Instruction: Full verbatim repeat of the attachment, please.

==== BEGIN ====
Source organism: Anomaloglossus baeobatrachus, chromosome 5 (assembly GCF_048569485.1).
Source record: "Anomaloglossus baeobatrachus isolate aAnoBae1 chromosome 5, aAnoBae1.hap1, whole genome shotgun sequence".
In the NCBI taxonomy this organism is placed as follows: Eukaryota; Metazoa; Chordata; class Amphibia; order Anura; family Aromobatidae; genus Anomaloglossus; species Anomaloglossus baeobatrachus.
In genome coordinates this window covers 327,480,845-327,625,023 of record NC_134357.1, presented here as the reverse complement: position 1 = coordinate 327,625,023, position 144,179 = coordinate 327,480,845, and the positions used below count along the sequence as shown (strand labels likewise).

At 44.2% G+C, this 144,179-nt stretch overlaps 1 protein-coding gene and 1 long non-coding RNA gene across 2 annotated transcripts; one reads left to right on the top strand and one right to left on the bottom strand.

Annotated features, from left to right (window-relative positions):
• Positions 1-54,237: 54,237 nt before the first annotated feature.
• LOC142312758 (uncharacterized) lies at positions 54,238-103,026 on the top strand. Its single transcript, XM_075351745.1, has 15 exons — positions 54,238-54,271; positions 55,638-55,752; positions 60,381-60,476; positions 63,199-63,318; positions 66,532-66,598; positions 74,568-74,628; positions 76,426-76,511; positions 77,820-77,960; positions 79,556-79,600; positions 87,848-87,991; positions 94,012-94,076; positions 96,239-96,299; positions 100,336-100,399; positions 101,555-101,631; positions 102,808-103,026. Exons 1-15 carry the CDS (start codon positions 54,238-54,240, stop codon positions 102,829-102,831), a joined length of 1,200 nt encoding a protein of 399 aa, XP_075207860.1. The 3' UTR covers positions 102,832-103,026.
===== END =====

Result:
Source organism: Anomaloglossus baeobatrachus, chromosome 5 (assembly GCF_048569485.1).
Source record: "Anomaloglossus baeobatrachus isolate aAnoBae1 chromosome 5, aAnoBae1.hap1, whole genome shotgun sequence".
In the NCBI taxonomy this organism is placed as follows: Eukaryota; Metazoa; Chordata; class Amphibia; order Anura; family Aromobatidae; genus Anomaloglossus; species Anomaloglossus baeobatrachus.
In genome coordinates this window covers 327,480,845-327,625,023 of record NC_134357.1, presented here as the reverse complement: position 1 = coordinate 327,625,023, position 144,179 = coordinate 327,480,845, and the positions used below count along the sequence as shown (strand labels likewise).

At 44.2% G+C, this 144,179-nt stretch overlaps 1 protein-coding gene and 1 long non-coding RNA gene across 2 annotated transcripts; one reads left to right on the top strand and one right to left on the bottom strand.

Annotated features, from left to right (window-relative positions):
• Positions 1-54,237: 54,237 nt before the first annotated feature.
• LOC142312758 (uncharacterized) lies at positions 54,238-103,026 on the top strand. Its single transcript, XM_075351745.1, has 15 exons — positions 54,238-54,271; positions 55,638-55,752; positions 60,381-60,476; positions 63,199-63,318; positions 66,532-66,598; positions 74,568-74,628; positions 76,426-76,511; positions 77,820-77,960; positions 79,556-79,600; positions 87,848-87,991; positions 94,012-94,076; positions 96,239-96,299; positions 100,336-100,399; positions 101,555-101,631; positions 102,808-103,026. Exons 1-15 carry the CDS (start codon positions 54,238-54,240, stop codon positions 102,829-102,831), a joined length of 1,200 nt encoding a protein of 399 aa, XP_075207860.1. The 3' UTR covers positions 102,832-103,026.